The ebb and flow of events.
As many of you have gathered from my post on the 22nd. Casey was in a relatively stable situation. From that post:
Indeed, Dr. Jim came by last Friday evening and said that even though there was little sign of a positive change in Casey’s condition it was still very early days.
Then on Saturday morning, when Jean went into the kitchen where Casey is with Ruby and Paloma, there had been an unexpected and sudden turn for the worse. For Casey could not adequately stand because his neck pain was too great and his front legs were giving way.
We rang immediately Southern Oregon Vet Specialty Center (SOVC) and they recommended that we take Casey straight there. SOVC operate 24-hours a day. Or in their words:
At Southern Oregon Veterinary Specialty Center, we understand the special bond between a pet and their human family. Our team of highly trained doctors, certified technicians and support staff partner with your family veterinarian to provide specialized diagnostics, surgery and emergency care for your pet upon a referral or emergency basis. Our clinic is staffed 24 hours-a-day, 7 days a week, to receive emergency cases and to monitor our critical care patients. The clinic’s board-certified veterinary specialists and staff are committed to providing exceptional compassionate care utilizing state-of-the-art technology and treatments.
The relationships we have with partner veterinarians are vital to the success of treating your pet. We will keep them apprised of the patient’s status to provide a smooth and cohesive experience.
SOVC had no doubt that we had done the right thing and that the pain meds we were giving Casey Tramadol and two muscle-relaxers, just were not strong enough. Their prognosis was that Casey be admitted to SOVC so he could be given more appropriate pain control, via an IV, and that as soon as possible he be scanned using an MRI.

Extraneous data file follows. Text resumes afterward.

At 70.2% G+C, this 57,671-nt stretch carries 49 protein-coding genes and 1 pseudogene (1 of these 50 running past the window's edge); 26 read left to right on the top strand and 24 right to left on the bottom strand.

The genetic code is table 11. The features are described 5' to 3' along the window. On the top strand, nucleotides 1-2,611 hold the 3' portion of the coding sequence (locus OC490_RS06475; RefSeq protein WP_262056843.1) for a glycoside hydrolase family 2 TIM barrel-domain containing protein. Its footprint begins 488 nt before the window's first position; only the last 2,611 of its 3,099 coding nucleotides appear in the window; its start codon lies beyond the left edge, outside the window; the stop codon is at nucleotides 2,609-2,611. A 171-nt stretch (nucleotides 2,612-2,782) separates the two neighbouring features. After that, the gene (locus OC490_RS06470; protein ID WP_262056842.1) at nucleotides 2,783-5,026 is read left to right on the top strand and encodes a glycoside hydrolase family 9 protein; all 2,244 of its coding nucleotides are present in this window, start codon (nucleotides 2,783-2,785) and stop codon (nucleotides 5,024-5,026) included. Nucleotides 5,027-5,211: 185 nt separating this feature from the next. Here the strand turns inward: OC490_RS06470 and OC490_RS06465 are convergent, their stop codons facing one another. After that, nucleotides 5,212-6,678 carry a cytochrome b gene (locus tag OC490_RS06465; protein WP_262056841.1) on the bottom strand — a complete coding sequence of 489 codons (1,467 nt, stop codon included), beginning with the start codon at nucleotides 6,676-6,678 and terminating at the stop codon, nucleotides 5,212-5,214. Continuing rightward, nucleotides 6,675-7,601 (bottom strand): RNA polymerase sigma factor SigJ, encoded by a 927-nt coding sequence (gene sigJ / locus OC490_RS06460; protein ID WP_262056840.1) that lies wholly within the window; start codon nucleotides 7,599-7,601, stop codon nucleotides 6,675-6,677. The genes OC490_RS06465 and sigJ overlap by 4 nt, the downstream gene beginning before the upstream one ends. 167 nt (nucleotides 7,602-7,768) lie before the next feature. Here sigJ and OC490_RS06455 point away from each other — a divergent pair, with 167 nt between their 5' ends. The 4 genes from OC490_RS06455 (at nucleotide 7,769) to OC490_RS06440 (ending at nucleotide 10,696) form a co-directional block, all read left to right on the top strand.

Luckily, not too far away from where SOVC are located, near Medford, there is a specialist animal imaging unit: Sage Veterinary Imaging:
Sage Veterinary Imaging was founded in 2007 to provide the highest quality diagnostic imaging services to animals in the Southern Oregon area. When I moved to the Rogue Valley, I was saddened to hear that animals needing advanced diagnostic imaging had to be driven hundreds of miles to get the care they needed. Now we provide the only ACVR board-certified veterinary imaging services right here in Southern Oregon, serving patients from Redding, to Eugene. Our administrative offices are located in Jacksonville and diagnostic services, including MRI, are provided in partnership with imaging centers in communities throughout Southern Oregon.
Even better, Dr. Jim knows Jamie Sage and speaks highly of her.
Jaime Sage, is a veterinarian who is board-certified by the American College of Veterinary Radiology. She holds a DVM from Texas A&M, an MS from The Ohio State University, and is licensed to practice in Oregon and California. Dr. Sage has issued reports for over 1,000 MRI studies in her career, and has personally performed nearly 100 onsite MRI procedures in Southern Oregon in just the past three years. Dr. Sage also works as a radiologist for MR Vets, founded by WSU Professor Emeritus Patrick R. Gavin, DVM, PhD, DACVR/RO, author of Practical Small Animal MRI, and one of the early pioneers in veterinary MRI.